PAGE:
I read somewhere that the strokes of the Chinese word for anger, “nu,” represent the mind and body becoming slaves to the heart.
Rage – the very thing that fuels grief – hangs like a dark cloud in Hong Kong today. At least, that’s what the news says. We can’t blame our brothers and sisters from Hong Kong for putting up those Facebook fan pages, Internet groups, or expressing their anger in spaces all over the Web for the grave (excuse the pun) injustice and indignity their people suffered at the hands of Inspector Mendoza. Perhaps it is their grief and indignation that they take out on us; after all, the hostage-taker was one of our own.
In the Anguttara Nikaya, the Buddha teaches:
Nothing tends toward loss as does an untamed heart.
The untamed heart tends towards loss.
Nothing tends toward growth as does a tamed heart.
The tamed heart tends towards growth.
Few things are more sobering in the world than Asian attitudes and rituals towards grief; the long days of mourning are almost always accompanied by silence and inner reflection. In mourning, we reflect. We invite upon ourselves what brought about the personal tragedy, and enlighten ourselves into how the vicious cycles can be broken. Our attitudes (and perhaps even quirks and obsessions) on good health and long life and our aversion to debilitating disease – shared by millions and billions in this continent – show that thinking for a fact. There is nothing to be heard but wailing, muffled sobs, and strings of prayers. There is nothing to be smelled but candles and offerings of incense or papier-mâché.
Yet here, where a 45-minute flight is all that separates two places with so many things in common as they have things that set them apart, there are places – glaringly obvious ones – where there are cursewords and death threats to be heard, and the perceived aroma of blood wafting through the air. There are pictures taken in front of crime scenes, and disrespectful disgust thrown at a call for calm.
If anything, the hate shared between a few Filipinos and a few Chinese, among themselves and between each other, deviates from the sobering Asian attitude of mourning. Instead of the wailing and the mourning, and the respectful silence that surrounds the coffin, there is an exchange of animosity, acrimony, and antagonism. Rather than reflect and mourn, those who choose to be belligerent do so in “self-defense,” as if grief and shame should be compared and contrasted.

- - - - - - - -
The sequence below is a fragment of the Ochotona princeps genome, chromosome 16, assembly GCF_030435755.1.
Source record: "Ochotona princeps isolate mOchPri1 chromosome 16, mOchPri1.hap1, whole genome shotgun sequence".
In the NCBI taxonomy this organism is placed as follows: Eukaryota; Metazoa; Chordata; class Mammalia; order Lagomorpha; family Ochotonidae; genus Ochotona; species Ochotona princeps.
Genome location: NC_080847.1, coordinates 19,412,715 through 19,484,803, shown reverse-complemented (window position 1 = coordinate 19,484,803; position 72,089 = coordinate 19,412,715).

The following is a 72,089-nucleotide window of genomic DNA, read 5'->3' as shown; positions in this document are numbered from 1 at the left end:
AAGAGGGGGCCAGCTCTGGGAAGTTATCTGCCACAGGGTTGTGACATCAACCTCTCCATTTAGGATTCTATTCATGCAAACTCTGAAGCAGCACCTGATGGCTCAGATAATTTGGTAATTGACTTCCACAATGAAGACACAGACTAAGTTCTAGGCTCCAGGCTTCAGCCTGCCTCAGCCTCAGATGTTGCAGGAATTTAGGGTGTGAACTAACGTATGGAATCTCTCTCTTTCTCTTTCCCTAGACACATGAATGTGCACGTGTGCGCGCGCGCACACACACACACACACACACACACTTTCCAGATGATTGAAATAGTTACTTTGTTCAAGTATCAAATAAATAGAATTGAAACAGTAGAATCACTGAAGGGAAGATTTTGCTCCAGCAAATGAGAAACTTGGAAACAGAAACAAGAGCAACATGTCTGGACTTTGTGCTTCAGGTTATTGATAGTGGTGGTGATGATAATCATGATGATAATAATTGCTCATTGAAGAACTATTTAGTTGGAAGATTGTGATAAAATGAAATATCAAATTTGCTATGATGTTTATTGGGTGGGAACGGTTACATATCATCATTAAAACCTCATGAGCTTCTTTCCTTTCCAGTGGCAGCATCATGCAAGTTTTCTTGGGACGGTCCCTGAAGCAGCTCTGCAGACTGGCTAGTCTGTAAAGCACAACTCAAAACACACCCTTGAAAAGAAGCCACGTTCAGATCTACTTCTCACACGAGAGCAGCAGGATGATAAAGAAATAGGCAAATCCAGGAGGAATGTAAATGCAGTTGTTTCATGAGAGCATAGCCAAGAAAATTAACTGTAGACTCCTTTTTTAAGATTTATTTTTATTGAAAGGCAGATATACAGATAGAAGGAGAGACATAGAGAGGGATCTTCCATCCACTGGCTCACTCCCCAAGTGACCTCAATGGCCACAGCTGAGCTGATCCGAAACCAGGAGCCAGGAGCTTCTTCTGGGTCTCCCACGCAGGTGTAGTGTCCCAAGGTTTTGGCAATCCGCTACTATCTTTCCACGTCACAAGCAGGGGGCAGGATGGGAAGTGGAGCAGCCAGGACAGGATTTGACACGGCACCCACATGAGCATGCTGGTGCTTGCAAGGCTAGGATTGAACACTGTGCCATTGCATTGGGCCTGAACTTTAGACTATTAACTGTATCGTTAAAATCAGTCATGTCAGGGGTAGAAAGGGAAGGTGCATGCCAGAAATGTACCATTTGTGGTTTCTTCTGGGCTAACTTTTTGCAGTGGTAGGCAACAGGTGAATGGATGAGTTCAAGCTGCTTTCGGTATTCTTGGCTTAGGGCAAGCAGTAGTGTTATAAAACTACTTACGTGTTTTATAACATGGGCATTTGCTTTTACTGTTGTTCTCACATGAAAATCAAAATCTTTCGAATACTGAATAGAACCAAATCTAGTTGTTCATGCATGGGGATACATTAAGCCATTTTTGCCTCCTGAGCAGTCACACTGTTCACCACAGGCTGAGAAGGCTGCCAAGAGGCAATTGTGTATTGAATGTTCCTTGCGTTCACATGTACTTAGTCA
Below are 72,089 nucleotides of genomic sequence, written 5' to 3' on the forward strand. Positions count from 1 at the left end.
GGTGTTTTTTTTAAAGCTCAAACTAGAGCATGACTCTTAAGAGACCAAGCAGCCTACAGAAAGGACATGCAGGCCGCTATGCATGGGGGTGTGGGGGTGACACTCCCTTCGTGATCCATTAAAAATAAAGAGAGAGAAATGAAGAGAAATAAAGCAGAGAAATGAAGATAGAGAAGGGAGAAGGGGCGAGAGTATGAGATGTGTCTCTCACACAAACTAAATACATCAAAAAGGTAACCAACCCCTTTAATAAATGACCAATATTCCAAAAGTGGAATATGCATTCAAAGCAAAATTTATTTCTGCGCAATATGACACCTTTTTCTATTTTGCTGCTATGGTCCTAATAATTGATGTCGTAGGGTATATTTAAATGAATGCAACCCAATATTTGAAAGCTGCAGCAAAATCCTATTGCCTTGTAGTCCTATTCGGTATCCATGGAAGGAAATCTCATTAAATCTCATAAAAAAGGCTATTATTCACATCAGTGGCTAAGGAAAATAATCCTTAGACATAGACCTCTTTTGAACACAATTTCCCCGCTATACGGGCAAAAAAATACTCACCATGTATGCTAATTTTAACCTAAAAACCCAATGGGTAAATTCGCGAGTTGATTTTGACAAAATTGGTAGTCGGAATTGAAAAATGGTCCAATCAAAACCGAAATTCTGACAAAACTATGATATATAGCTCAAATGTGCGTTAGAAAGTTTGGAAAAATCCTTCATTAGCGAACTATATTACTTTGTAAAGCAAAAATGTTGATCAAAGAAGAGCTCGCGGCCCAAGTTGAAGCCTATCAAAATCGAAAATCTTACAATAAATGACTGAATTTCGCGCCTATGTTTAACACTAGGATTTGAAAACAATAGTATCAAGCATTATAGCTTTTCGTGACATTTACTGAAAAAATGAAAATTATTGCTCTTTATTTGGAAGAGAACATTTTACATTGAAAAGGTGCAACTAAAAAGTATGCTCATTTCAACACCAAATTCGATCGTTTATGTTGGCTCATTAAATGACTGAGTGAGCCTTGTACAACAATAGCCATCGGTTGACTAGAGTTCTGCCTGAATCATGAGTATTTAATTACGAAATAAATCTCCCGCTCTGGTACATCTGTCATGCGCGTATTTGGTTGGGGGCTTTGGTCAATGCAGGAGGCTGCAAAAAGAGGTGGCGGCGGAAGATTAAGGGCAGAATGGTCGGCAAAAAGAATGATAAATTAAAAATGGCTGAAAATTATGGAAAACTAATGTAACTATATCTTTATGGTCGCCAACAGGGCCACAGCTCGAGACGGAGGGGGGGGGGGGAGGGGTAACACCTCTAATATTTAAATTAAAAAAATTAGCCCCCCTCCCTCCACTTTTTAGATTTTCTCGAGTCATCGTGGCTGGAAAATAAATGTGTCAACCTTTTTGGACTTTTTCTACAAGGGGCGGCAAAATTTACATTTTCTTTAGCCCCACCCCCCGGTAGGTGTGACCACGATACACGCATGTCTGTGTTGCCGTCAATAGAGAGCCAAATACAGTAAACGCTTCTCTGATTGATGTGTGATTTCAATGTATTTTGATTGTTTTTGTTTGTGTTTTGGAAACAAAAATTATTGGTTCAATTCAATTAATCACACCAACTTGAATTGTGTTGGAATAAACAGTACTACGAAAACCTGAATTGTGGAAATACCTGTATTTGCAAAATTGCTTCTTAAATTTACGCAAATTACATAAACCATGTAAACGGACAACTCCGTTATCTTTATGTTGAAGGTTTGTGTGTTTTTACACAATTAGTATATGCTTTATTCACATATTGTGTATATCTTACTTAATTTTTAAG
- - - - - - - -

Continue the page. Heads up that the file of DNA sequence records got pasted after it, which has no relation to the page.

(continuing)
The rants on the Web, the evictions in parts of Hong Kong, and the insensitivity in parts of the Philippines, slowly ferment into excuses for racism.
In all admission, the blunders of the hostage crisis were committed by the Philippine police, the Philippine media, and the Philippine government. Yet the Filipinos were the first to grieve, and the first to humbly admit to shame; the Chinese the first to mourn, and within their ranks the first to ask for calm. Yet as the days go by this quintessentially Asian backdrop of goodwill in times of grieving has somehow, at least in some places, descended and degenerated into hate, disdain, and on another extreme, racism.
Yes, we should feel. We should empathize, mourn, get angry… but if these feelings take control of us for too long, we cannot reflect. We become stuck in the exchange of rage that we lose touch of whom we are criticizing and whom we are mourning, of whom we are condemning and whom we are grieving for.
Part of our humanity, beyond common heritages and attitudes we share as Asians, is to mourn, and have strong feelings of anger and rage in moments of grief. To not do so is to be scarce and lacking in that respect. Yet to act beyond reason and sensitivity, to throw stones and hurl knives at the moment of mourning, is not only un-Asian, but inhuman. If in mourning and grief we start to lose touch of respect and prudence, we desecrate the memory of the dead and pollute the clarity brought about by grieving.